/COVID-19 just one of Mississippi’s deadly lung disease

COVID-19 just one of Mississippi’s deadly lung disease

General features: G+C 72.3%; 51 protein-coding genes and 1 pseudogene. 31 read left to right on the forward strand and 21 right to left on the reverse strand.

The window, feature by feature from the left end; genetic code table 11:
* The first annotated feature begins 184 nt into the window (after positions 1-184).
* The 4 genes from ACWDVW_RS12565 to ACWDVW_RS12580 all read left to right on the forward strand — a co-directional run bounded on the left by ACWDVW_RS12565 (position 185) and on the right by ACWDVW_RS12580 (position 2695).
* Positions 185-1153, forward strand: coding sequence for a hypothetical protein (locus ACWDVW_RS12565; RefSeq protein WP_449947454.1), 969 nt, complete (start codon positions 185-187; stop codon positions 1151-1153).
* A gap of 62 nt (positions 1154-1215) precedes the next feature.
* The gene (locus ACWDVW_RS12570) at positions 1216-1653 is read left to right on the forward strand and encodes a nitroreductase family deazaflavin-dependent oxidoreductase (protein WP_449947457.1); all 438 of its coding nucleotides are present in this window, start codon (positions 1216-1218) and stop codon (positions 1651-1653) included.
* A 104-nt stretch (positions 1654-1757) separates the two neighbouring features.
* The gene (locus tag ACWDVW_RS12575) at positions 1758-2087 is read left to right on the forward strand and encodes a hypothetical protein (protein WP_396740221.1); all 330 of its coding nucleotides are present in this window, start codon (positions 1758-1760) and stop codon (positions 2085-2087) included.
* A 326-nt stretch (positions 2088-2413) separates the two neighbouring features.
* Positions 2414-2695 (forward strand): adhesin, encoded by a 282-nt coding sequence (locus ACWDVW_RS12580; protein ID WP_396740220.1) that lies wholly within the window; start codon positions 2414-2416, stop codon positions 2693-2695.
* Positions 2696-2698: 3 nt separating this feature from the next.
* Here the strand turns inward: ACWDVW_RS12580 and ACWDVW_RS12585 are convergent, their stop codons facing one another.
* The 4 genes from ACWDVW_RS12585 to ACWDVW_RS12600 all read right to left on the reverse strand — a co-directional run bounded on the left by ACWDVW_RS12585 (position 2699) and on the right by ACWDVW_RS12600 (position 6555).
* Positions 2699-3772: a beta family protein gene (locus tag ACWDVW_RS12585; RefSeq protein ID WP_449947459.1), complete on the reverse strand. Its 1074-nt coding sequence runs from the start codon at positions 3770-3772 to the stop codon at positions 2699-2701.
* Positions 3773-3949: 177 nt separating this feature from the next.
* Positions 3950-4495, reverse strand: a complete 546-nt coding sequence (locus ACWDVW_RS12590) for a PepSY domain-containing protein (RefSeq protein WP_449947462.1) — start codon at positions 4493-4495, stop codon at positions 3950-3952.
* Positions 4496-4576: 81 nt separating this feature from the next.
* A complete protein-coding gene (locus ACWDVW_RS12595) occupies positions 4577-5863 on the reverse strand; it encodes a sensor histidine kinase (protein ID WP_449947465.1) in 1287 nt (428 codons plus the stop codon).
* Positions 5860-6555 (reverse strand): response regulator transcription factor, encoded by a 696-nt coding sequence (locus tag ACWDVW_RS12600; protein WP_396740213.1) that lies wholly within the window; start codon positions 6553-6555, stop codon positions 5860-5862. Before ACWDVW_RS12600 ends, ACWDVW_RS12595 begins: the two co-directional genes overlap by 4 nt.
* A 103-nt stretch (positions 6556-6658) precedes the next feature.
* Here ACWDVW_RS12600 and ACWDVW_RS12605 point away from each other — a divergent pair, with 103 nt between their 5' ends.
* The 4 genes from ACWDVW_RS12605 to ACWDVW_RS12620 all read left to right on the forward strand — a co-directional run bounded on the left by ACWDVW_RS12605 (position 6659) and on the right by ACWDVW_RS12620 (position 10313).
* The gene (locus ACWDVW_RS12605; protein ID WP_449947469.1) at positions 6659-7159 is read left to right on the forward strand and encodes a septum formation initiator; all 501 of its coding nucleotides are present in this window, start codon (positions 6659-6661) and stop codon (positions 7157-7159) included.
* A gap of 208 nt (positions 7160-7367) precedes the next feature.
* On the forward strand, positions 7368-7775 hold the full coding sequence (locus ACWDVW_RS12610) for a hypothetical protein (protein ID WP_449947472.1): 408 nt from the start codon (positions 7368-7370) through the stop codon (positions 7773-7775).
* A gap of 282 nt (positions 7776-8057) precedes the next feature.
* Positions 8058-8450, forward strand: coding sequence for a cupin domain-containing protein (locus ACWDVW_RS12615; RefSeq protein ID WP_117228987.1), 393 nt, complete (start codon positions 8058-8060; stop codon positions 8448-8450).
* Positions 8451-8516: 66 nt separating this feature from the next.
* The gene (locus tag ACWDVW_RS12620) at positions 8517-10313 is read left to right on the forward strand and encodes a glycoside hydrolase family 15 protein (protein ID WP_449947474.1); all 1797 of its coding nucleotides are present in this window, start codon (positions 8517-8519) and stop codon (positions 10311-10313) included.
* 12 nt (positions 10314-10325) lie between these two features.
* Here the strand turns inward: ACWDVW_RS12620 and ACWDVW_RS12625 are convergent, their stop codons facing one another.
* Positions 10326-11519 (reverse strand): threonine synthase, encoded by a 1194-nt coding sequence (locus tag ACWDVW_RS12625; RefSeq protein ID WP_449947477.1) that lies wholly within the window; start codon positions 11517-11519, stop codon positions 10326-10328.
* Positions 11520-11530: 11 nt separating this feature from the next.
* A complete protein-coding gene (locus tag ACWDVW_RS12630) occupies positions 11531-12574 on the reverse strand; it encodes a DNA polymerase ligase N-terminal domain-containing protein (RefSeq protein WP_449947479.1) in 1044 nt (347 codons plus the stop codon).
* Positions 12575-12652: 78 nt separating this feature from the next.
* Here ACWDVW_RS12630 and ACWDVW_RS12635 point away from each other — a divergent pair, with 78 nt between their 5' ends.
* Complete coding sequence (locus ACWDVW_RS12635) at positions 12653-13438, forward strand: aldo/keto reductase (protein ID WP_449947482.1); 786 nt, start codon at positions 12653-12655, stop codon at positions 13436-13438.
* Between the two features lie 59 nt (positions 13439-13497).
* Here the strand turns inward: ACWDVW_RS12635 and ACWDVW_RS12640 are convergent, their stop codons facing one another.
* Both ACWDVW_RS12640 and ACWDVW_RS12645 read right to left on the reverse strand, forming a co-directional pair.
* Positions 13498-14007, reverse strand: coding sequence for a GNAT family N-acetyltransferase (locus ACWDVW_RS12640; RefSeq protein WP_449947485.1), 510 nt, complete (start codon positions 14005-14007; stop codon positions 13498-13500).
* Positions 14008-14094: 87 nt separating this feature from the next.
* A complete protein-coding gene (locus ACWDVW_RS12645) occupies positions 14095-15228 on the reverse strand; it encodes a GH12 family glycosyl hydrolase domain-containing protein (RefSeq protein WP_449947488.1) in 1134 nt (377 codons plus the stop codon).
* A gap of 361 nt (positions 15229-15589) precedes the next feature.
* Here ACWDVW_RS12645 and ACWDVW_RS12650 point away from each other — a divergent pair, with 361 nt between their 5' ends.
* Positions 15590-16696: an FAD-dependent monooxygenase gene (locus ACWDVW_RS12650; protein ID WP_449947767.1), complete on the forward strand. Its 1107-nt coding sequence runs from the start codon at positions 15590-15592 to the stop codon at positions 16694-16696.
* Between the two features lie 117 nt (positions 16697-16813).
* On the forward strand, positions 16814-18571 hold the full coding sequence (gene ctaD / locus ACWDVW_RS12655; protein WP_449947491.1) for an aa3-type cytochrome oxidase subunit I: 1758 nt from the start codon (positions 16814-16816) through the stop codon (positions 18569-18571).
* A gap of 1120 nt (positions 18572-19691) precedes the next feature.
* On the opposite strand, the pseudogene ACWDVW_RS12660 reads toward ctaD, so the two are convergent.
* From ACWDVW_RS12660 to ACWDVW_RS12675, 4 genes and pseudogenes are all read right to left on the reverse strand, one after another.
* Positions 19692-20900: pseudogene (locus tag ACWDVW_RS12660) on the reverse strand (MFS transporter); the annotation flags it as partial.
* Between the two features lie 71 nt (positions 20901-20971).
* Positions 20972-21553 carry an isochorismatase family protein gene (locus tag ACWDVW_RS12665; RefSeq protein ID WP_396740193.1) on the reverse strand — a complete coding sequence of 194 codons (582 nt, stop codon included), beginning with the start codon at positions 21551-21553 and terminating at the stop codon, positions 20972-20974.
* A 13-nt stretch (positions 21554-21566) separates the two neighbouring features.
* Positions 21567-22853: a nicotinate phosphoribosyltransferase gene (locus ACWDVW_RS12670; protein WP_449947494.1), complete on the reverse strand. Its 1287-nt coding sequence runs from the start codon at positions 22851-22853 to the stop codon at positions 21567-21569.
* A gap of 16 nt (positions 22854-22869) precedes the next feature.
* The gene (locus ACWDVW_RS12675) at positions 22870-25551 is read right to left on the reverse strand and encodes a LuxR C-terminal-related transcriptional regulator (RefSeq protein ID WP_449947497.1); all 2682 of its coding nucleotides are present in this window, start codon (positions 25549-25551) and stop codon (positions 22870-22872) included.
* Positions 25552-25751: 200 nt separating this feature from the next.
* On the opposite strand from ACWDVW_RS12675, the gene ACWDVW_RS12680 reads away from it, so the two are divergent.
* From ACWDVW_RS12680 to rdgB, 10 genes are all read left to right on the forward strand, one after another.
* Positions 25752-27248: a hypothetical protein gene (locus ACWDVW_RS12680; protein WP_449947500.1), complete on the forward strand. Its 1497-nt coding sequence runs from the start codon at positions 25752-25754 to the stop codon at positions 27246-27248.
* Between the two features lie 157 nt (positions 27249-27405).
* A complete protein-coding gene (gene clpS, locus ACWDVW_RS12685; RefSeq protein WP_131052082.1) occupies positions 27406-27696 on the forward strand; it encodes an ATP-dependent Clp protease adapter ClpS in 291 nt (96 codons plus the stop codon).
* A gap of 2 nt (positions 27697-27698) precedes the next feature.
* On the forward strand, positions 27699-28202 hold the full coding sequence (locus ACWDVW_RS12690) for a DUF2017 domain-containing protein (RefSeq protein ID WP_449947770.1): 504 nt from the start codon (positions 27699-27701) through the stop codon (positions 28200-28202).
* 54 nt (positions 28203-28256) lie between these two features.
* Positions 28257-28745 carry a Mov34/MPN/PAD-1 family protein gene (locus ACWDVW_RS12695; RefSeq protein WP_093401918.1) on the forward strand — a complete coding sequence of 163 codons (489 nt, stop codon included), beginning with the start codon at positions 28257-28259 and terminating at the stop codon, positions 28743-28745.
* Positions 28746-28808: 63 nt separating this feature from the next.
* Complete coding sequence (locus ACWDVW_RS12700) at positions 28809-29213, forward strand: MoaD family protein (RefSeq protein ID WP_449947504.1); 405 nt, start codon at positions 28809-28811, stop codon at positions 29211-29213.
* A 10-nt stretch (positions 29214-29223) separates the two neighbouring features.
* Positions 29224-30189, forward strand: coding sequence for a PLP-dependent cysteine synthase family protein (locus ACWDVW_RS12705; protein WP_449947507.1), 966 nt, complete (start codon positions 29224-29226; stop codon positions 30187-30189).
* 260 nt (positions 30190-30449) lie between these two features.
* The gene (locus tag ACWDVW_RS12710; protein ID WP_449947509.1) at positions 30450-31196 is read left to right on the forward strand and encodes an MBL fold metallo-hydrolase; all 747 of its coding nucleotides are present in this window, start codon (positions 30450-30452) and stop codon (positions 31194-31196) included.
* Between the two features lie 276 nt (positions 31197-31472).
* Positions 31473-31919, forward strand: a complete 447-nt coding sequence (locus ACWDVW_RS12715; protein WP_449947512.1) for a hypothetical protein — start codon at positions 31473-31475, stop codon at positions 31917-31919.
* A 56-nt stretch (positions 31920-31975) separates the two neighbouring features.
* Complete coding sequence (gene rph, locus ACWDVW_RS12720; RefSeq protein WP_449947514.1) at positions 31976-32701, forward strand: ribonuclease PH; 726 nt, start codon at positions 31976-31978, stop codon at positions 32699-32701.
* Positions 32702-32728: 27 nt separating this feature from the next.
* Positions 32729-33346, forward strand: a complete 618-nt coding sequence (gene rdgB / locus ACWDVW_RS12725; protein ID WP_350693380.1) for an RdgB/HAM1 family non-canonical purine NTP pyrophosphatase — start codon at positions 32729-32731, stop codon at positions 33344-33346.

They shared a room to allow Grandma to keep an eye on their granddaughter’s breathing. Burciaga was awake with the sun and roosters, while her sisters slept in different bedrooms throughout the country home. Bright summer days at the farm taunted Burciaga. Burciaga remained inside, while her sisters were out on the farm. She was a small child when she developed severe asthma. All the joys of Grandma’s land quickly became threats to her respiratory condition. What was grass meant to do? The trigger. Dander from farm animals? An indicator. Are you worried about dust in your aging barns or play areas? An asthma trigger. She was not able to get treatment at the country clinics. She remembers carrying her medication bag everywhere she went. She would need to take medication and do breathing exercises in an emergency. After years of suffering from episodes, some very severe that ended in hospitalizations, she was able to learn how to manage her condition. She was referred to Vicksburg’s pediatrician, and she never left home without her inhaler. Her mother worked for the Army Corps of Engineers. The robust federal insurance helped her family get inhalers, treatment, and reliable healthcare. She feels like she is slipping back after years of managing her asthma, despite changing jobs and insurance. At times, she has had to go without her inhaler or extend its shelf life. Burciaga, who is 38 years old, was diagnosed with the coronavirus this summer. She claims her asthma symptoms aren’t as severe since childhood. Ironically, Burciaga believes her asthma history may have helped her COVID-19 diagnosis. She was able to detect it early and knew how both to manage and treat the chest tightness. It wasn’t severe. She had a headache that progressed into sinus congestion and chest tightness. She began exercises and home remedies to relieve her symptoms. She says that it helped her to understand her body, and especially her lungs. “I pay attention to every symptom I get. It helped me a lot. It was very, very early. She said she could feel the disease starting, and noted the tightness in her chest. Although she is now fully recovered, she worries about the unknown effects of COVID-19 to her already compromised respiratory system. Although she is now well, doctors are still not sure of the long-term effects of COVID-19. While treatments are improving, researchers have difficulty keeping up with new coronavirus developments. Jackson metro is the U.S. asthma capital. Jackson has the highest number of asthma-related deaths per capita. This includes people living in areas with similar demographics, environmental conditions, and poverty. It is also the most fatally affected area in the country. This worrying sign speaks less about the disease itself but more to the lack of treatment. Burciaga’s story is not unusual. Research shows that Black Americans are at greater risk for lung conditions and less likely than other people to receive the proper care. Black Americans are twice as likely to develop asthma than white Americans, and three times more likely that they will die from it. Early diagnosis and treatment are key to lung cancer. However, Black Americans are 16% less likely than white Americans to be diagnosed with the disease early. They also have 19% less chance of receiving surgical treatment and 7% less likely not to get any treatment. According to a new American Lung Association report, Black Americans are 7% less likely to receive any treatment. Burciaga is a high school teacher and has state insurance. However, she has not found a primary doctor who can prescribe her affordable inhalers under her high-deductible plan. Burciaga struggles to find the same for her children, 12 and 10, who are eligible for the state’s Childhood Health Insurance Program (or CHIP). One of them has severe asthma and the other has severe allergies. Although she claims she can manage on a tight budget as a single mother, she doesn’t feel that she has any financial or medical protection in case of an emergency. COVID-19 was a reminder to her, as she rode it at home, using home remedies that she had learned over decades. The disparities in COVID-19’s impact on Black Americans in the early days of treatment have highlighted a gap in American pulmonary care. Although the disparities have decreased over time due to more people contracting the coronavirus, the impact of COVID-19 on Black Mississippians and Black women is still significant. Although both black and white women have seen approximately 26,000 cases in which race has been determined, the proportion of Black women who are affected is higher than that for white women. Nearly 5% have been positive for lung cancer in Mississippi, while 3% of white women have had their test. Lung cancer, chronic lower respiratory diseases such as asthma, emphysema, and COPD are more prevalent in Mississippi than they are elsewhere. This means that health care workers who are devoted to treating lung conditions are often unable to handle the worst cases. The role of respiratory therapists was highlighted during the pandemic as a bridge between pulmonologists’ daily treatments and the role of pulmonologists. There aren’t enough, so hospitals fear that their shortage will limit the availability of specialty treatment for severe COVID-19 patients as the epidemic spreads. According to the Bureau of Labor Statistics, Mississippi has one respiratory therapist per 100 COVID-19 patients as of October. This is the highest ratio in the U.S., and nearly doubles the average national caseload. When breathing becomes difficult, a respiratory therapist can manually assist your body. This could be due to a trauma injury blocking airflow, or a disease like COVID-19 that affects the ability of the lungs to function normally. Each unit is occupied by a respiratory therapist who manually breathes in each patient. This can be done either by “bagging” the patient with a handheld pump or by making sure that the ventilator and intubation tubes work at the correct speeds. Allasica Byrd is a Clarksdale respiratory therapist. She says that despite their role as the safety net for hospitals in responding to the pandemics, she and her colleagues don’t get enough pay or respect. They’re also burning out, which is something that hospitals all across the country and Mississippi are aware of. She said that people didn’t realise how crucial respiratory therapists were until crises and pandemics struck. It’s a serious shortage. They’re working too hard and not paying enough. Byrd stated that we are the peanut butter between the bread and the glue that holds everything together. “I must breathe for you – I have to know what my doing when I’m breathing in your lungs.” Mississippi is home to the lowest-paid respiratory therapists in America. According to the Bureau of Labor Statistics Mississippi has the lowest number of respiratory therapists per 1000 jobs and per capita. However, the state also has the highest rate of lung diseases and deaths per capita. The state has more lung specialists than it needs, but they are in greater demand and have higher case loads due to the high need. For patients and practitioners who pay attention to public health factors, the year has brought many challenges. These include spotlighted respiratory disparities using COVID-19, ongoing challenges for patient accessibility that’s exacerbated due to shortages of health care workers; and efforts to address institutional racism and bias within health care. This was sparked by renewed attention on Black Lives Matter after George Floyd, an unarmed Black man was shot and killed by white police officers in May. The American College of Chest Physicians launched a new initiative called listening, keeping all of these factors in mind. Their virtual Listening Tour was launched in September in Jackson where one in seven Jackson residents has a chronic lung condition. This is 57 times more than the national average. The tour was organized by the group’s philanthropy arm, the Chest Foundation. It brought together Jackson’s patients like Burciaga, caregivers and community leaders to discuss the real-world obstacles that make Jackson’s lung conditions so common and chronic. Participating in the new listening effort, providers said that starting in Jackson requires acknowledging that access to healthcare has been a problem for many people. This will require an intersectional approach. They also said that health care must go back to basics and not only treat the patient’s disease. We have a major health problem in Mississippi, but we also have a larger heart problem. It’s not a matter of Black or white, it isn’t about insured versus non-insured, and it’s also not about low versus high classes, it is about dignity and humanity,” Dr. Justin Turner, a Jackson internist, said. Jackson is the epicenter of state medical care and a microcosm for barriers to accessing it. Each of the 26 Jackson-based pulmonologists, which is the most populous in the state, would have over 1,600 patients if they had an equal share of all patients with lung conditions. Moreover, 16% residents are not insured, so finding specialty care isn’t the only problem. The new tour’s first stop identified three main barriers to Jackson’s overall lung health. These were all anecdotal but also documented in research. They are access to care and treatment, equity imbalance, lack of Black doctors, health disparities, and lack of trust in the system. The foundation based on the report of the tour recommended actions for the pulmonology industry. These included: teaching providers how to make sure patients can afford medications and keeping up with prescriptions; ensuring that information is easily available about low-income doctors; educating providers to understand and identify barriers to accessing care; and raising awareness of local resources to address social determinants that contribute to disparities. Social determinants of overall health are those who live in poverty, lack of education, and cannot meet basic needs such as food and shelter. This is something that public health advocates have been arguing for since the beginning. It’s often lacking proper insurance that covers unexpected medical costs. Burciaga hopes that sharing her story will help other people learn more about lung health, and the disparities in accessing care. Vickie D. King/Mississippi Today She said that healthcare is a political game. “That’s why it’s so frustrating that they (lawmakers use healthcare as a game piece, but they don’t really consider how it affects people’s lives or how many people depend on it.” It is sad that the United States, despite being the image it is supposed to have, is not what it is.